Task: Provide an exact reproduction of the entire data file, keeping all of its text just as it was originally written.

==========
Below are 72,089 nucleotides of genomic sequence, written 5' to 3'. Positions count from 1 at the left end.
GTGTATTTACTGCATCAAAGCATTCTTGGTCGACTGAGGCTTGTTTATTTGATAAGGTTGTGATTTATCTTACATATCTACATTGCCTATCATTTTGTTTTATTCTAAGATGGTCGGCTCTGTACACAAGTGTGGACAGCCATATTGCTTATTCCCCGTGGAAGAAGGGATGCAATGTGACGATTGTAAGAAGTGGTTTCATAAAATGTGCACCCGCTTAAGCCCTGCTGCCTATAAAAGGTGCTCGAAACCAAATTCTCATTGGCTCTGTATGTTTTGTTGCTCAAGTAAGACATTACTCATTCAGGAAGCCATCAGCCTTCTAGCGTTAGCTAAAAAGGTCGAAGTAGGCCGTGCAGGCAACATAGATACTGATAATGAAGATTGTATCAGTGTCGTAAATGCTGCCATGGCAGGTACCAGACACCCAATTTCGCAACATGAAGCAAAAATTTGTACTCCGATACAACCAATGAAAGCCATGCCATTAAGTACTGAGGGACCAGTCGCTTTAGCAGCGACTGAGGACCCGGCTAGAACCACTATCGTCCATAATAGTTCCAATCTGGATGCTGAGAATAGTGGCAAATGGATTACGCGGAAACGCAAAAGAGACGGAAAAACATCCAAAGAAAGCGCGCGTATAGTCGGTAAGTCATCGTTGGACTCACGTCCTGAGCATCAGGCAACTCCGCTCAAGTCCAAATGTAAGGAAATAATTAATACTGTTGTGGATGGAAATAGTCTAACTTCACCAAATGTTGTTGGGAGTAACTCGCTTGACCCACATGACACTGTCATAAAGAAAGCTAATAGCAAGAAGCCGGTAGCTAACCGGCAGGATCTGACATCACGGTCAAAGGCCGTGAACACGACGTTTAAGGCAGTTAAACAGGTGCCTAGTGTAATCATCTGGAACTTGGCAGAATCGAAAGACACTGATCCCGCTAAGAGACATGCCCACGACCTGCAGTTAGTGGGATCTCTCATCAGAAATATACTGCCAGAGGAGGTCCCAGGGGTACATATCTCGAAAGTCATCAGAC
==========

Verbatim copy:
Below are 72,089 nucleotides of genomic sequence, written 5' to 3'. Positions count from 1 at the left end.
GTGTATTTACTGCATCAAAGCATTCTTGGTCGACTGAGGCTTGTTTATTTGATAAGGTTGTGATTTATCTTACATATCTACATTGCCTATCATTTTGTTTTATTCTAAGATGGTCGGCTCTGTACACAAGTGTGGACAGCCATATTGCTTATTCCCCGTGGAAGAAGGGATGCAATGTGACGATTGTAAGAAGTGGTTTCATAAAATGTGCACCCGCTTAAGCCCTGCTGCCTATAAAAGGTGCTCGAAACCAAATTCTCATTGGCTCTGTATGTTTTGTTGCTCAAGTAAGACATTACTCATTCAGGAAGCCATCAGCCTTCTAGCGTTAGCTAAAAAGGTCGAAGTAGGCCGTGCAGGCAACATAGATACTGATAATGAAGATTGTATCAGTGTCGTAAATGCTGCCATGGCAGGTACCAGACACCCAATTTCGCAACATGAAGCAAAAATTTGTACTCCGATACAACCAATGAAAGCCATGCCATTAAGTACTGAGGGACCAGTCGCTTTAGCAGCGACTGAGGACCCGGCTAGAACCACTATCGTCCATAATAGTTCCAATCTGGATGCTGAGAATAGTGGCAAATGGATTACGCGGAAACGCAAAAGAGACGGAAAAACATCCAAAGAAAGCGCGCGTATAGTCGGTAAGTCATCGTTGGACTCACGTCCTGAGCATCAGGCAACTCCGCTCAAGTCCAAATGTAAGGAAATAATTAATACTGTTGTGGATGGAAATAGTCTAACTTCACCAAATGTTGTTGGGAGTAACTCGCTTGACCCACATGACACTGTCATAAAGAAAGCTAATAGCAAGAAGCCGGTAGCTAACCGGCAGGATCTGACATCACGGTCAAAGGCCGTGAACACGACGTTTAAGGCAGTTAAACAGGTGCCTAGTGTAATCATCTGGAACTTGGCAGAATCGAAAGACACTGATCCCGCTAAGAGACATGCCCACGACCTGCAGTTAGTGGGATCTCTCATCAGAAATATACTGCCAGAGGAGGTCCCAGGGGTACATATCTCGAAAGTCATCAGAC